Minneapolis, St. Louis, San Diego, Denver and Washington, D.C. are just some of the Major League cities that have built new urban ballparks with surrounding entertainment districts = and none have regretted it. We believe Kansas City can build on and improve upon those precedents, giving our fans the best experience possible and out-of-town visitors the best of our hometown. We need to keep pace with our peers and provide our fan base an outstanding modern venue and experience for decades to come. A new ballpark district will help position us to compete with bigger markets on and off the field.
We also know that Royals baseball is about our fans more than a stadium, and that we’d all bring our community, our memories and history with us to a new place.
View the Populous assessment of the K.
For our city: A best-in-class experience not just for 81 (hopefully more) home games, but all year round with event space, restaurants, bars, affordable housing and more. Our vision is to construct a world-class experience, a new home for Royals fans far and wide, and one that is woven into the fabric of our city.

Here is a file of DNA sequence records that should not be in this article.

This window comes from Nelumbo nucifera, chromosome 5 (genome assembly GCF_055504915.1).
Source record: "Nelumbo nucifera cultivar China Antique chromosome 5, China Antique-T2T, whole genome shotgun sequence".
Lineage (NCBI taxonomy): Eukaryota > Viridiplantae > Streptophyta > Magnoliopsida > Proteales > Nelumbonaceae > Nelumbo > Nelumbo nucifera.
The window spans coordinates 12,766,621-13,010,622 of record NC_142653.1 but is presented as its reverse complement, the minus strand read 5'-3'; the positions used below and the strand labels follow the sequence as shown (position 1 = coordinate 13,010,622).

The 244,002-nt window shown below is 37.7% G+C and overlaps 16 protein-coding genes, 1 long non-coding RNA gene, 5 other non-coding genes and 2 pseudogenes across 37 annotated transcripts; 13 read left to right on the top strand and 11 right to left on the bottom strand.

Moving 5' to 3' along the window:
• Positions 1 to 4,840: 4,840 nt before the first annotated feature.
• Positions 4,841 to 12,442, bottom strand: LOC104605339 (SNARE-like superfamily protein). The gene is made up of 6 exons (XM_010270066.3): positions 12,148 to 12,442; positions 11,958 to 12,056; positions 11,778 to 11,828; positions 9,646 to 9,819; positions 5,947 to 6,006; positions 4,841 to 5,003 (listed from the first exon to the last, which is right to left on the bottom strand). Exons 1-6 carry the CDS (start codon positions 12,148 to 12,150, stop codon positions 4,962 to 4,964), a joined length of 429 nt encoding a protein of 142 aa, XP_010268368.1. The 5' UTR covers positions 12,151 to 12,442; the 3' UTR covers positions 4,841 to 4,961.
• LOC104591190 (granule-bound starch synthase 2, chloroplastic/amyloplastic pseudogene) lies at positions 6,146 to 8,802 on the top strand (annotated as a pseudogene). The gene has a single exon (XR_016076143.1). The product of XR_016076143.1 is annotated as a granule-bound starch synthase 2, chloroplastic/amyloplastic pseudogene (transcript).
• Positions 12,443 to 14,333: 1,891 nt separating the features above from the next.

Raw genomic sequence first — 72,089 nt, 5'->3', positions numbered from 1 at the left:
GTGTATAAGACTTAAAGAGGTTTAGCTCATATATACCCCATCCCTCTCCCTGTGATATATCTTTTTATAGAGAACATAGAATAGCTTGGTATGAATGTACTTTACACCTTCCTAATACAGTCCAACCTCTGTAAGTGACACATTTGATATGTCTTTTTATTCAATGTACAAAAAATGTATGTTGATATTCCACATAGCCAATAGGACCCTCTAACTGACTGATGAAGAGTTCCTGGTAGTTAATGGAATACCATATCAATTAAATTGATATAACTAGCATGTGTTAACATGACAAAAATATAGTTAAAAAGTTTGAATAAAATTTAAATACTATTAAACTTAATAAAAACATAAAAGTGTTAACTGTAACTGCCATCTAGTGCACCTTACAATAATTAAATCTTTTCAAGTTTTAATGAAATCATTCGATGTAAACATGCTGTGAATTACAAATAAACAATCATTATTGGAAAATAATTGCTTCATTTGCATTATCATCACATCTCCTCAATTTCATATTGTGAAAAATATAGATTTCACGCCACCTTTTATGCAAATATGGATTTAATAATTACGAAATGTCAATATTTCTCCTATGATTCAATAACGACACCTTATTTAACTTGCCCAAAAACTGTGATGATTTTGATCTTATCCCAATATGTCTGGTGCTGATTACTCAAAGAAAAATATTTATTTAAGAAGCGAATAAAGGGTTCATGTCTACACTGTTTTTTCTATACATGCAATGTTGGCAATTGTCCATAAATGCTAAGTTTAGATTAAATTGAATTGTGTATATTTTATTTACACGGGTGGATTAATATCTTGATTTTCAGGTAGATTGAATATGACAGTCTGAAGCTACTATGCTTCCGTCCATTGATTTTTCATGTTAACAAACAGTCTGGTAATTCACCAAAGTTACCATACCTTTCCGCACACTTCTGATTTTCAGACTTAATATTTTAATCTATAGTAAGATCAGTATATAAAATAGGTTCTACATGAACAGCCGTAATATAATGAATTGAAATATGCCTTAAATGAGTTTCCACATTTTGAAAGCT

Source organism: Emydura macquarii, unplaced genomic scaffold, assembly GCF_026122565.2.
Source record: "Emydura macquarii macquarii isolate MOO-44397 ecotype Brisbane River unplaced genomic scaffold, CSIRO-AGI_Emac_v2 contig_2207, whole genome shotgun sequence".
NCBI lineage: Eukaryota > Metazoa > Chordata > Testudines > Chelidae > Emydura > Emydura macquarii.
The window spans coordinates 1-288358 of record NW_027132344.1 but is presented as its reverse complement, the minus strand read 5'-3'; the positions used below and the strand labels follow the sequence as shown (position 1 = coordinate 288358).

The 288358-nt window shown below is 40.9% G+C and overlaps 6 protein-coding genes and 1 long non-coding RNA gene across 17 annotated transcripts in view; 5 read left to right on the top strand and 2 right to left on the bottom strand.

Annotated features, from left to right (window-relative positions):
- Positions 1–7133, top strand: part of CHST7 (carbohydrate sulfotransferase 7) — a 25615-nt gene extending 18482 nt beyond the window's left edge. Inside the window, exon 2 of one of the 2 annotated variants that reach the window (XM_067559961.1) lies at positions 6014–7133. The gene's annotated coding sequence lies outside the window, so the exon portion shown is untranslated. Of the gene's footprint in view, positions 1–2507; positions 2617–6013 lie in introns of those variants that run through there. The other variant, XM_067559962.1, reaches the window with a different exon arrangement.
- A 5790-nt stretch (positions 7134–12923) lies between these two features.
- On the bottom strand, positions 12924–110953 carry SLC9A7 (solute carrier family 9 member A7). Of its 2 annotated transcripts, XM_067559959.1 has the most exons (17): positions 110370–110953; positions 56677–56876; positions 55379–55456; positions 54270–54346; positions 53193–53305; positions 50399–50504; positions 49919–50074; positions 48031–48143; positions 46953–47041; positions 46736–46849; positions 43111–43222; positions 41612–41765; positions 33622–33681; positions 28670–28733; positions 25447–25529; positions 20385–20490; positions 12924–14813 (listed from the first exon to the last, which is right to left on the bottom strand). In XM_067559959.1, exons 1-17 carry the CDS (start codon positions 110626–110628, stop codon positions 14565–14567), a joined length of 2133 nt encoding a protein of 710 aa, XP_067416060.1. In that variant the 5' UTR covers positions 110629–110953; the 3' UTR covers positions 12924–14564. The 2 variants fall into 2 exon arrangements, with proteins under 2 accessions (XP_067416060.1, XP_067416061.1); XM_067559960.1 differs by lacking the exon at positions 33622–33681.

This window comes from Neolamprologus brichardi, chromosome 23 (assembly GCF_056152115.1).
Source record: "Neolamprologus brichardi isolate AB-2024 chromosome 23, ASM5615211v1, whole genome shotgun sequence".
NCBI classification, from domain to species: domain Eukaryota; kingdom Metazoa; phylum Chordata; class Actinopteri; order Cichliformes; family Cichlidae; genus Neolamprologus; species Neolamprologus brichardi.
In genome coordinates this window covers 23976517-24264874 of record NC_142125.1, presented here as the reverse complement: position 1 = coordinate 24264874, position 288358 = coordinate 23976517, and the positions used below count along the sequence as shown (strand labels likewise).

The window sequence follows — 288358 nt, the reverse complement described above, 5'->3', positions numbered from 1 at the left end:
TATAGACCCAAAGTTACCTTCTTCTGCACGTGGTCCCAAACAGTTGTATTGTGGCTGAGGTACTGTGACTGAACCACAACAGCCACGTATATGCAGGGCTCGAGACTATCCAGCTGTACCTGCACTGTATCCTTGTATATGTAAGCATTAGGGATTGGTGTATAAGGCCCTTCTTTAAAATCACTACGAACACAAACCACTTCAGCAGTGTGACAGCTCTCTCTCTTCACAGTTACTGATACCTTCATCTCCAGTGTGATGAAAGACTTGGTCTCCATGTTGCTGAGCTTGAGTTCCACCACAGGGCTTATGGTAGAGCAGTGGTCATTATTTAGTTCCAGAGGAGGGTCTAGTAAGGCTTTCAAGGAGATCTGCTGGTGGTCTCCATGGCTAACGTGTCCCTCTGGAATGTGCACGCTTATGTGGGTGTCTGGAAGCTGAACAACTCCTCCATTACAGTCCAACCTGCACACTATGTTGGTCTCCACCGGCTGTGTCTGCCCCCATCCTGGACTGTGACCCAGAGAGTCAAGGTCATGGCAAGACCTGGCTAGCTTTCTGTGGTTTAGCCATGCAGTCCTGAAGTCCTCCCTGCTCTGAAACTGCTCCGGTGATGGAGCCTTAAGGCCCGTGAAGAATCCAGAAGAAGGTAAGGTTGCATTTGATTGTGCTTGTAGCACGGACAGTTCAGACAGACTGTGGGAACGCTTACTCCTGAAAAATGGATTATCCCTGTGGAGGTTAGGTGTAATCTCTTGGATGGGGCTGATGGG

For our fans: John Sherman has pledged that all additional revenue generated by a move would be put back into the team, helping the Royals keep pace with the rest of Major League Baseball. As the Commissioner said last week, the economic structure of our sport means that new facilities provide a club with revenue streams that simply don’t exist in older footprints. Royals fans deserve a world-class experience to be proud of.
For our players: The newest and best spaces to develop their skills.
For a project in East Village, the Royals would seek the extension of the existing 3/8-cent sales tax that’s currently used to maintain Kauffman Stadium and Arrowhead Stadium. We estimate the Royals’ share of that tax to be around $300 million to $350 million.
For a project in North Kansas City, we would seek a similar arrangement. Each circumstance would only unfold based on a public vote. Our community will have the chance to weigh in.